Pregnancy Discrimination Lawsuit Filed Against Soul Cycle

A mere month after giving birth, a former executive at SoulCycle was fired. Now, according to Business Insider, she’s suing for “blatant” pregnancy discrimination. She alleges in her 32-page complaint that the company’s CEO openly and vulgarly mocked parental leave prior to her taking it. She said the company “unforgivably” used the COVID-19 pandemic as a pretext to fire her, when the actual reason was discriminatory.L.A. pregnancy discrimination lawyer

At the time of her termination, plaintiff had worked for the corporation 7 years and oversaw more than 400 instructors. When she revealed her pregnancy late last year, she said, her superiors began treating her differently. She was told she’d be moved to a new position once her maternity leave was up. This new position, she says, was effectively a demotion, and there was no legitimate reason given for it. She had her child in late March. Little more than a month later, she was told her position was eliminated. She reports she wasn’t the only one. Three other women who had recently returned from maternity leave or were pregnant were also let go.

Her complaint had been filed after two instructors publicly quite their jobs over concerns about racial inclusivity.

What is Pregnancy Discrimination? 

More than four decades ago, Congress passed the Pregnancy Discrimination Act which protects pregnant women and new mothers in the workplace by making it illegal for employers to consider one’s pregnancy when it comes to decisions about hiring, firing, promotion and other employment matters. It also allows pregnant women the same sorts of protections and accommodations as co-workers with other types of health issues or are similar in their ability/inability to work. (Some conditions that might qualify pregnant workers for light duty or other accommodations include things like gestational diabetes or preeclampsia.)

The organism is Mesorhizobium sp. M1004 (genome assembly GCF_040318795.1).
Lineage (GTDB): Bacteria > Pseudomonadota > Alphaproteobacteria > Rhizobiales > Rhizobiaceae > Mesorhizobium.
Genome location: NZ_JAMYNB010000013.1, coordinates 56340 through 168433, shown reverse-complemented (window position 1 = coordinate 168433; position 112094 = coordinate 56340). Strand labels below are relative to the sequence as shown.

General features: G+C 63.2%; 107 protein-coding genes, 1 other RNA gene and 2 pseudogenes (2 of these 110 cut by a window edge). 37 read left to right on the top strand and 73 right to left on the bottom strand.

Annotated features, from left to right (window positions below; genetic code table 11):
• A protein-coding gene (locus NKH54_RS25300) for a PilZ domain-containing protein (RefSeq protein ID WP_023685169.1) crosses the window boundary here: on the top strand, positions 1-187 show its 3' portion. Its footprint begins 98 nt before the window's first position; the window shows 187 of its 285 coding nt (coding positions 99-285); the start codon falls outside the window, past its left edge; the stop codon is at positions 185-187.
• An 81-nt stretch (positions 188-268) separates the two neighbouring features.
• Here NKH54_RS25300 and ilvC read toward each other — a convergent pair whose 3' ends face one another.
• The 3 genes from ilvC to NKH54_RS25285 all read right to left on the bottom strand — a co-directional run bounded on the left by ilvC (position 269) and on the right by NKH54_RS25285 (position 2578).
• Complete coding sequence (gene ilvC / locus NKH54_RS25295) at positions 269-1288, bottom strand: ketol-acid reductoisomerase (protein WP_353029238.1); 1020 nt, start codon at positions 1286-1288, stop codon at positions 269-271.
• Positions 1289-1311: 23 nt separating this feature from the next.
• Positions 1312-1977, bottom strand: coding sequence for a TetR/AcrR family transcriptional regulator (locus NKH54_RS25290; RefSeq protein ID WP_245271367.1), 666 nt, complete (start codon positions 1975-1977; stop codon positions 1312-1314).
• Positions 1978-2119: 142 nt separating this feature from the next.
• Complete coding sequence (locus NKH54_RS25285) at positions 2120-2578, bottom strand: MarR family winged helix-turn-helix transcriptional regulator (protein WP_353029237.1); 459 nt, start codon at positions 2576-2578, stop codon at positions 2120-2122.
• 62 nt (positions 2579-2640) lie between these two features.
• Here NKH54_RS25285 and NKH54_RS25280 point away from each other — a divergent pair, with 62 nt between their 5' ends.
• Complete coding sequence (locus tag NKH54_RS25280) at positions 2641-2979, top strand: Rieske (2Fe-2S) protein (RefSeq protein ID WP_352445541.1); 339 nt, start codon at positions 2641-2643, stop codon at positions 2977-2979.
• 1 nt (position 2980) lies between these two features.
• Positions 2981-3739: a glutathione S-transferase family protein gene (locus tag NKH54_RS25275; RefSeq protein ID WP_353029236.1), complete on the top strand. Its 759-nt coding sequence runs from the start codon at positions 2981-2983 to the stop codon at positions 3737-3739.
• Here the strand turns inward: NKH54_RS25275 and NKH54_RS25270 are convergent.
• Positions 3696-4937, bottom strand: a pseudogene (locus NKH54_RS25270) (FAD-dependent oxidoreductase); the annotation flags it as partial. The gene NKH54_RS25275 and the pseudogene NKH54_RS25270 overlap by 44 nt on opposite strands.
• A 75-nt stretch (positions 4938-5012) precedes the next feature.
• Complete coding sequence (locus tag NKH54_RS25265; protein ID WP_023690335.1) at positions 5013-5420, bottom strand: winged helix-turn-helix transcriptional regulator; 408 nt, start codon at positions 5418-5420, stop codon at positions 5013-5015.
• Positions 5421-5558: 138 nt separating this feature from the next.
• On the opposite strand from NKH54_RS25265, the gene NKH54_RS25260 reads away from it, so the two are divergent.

Unfortunately, as our Los Angeles pregnancy discrimination lawyers know well, the law hasn’t eliminated the problem. The EEOC reports nearly 3,000 pregnancy discrimination claims were filed last year. Claim settlements in 2019 reached more than $22 million, which was an increase of nearly one-third compared to the yearly average between 2010 and 2018. The actual incident rate is probably much higher than reported because many women don’t know their rights – or how to assert them. This is even though many employers are rather unapologetic and upfront about their biases. They may say that they can’t afford to have the worker take off for a few weeks or months. They may give the better assignments to workers who aren’t pregnant, deny raises or even fire pregnant workers on the spot.

And discrimination doesn’t end when the pregnancy is over. Professional women who recently gave birth are subject to discrimination for taking parental leave, for breastfeeding and for attending to childcare needs.

New parents (including adoptive and foster parents) are entitled to receive 12 weeks of unpaid leave under the Family and Medical Leave Act, which can be used for care of a new child. Employees need to have worked for the employer for at least a year before being eligible.

Those who believe they have been discriminated against because of their pregnancy should discuss these issues with an experienced Los Angeles employment attorney.

Contact the employment attorneys at Nassiri Law Group, practicing in Orange County, Riverside and Los Angeles. Call 714-937-2020.

Additional Resources:

Pregnancy Discrimination, EEOC

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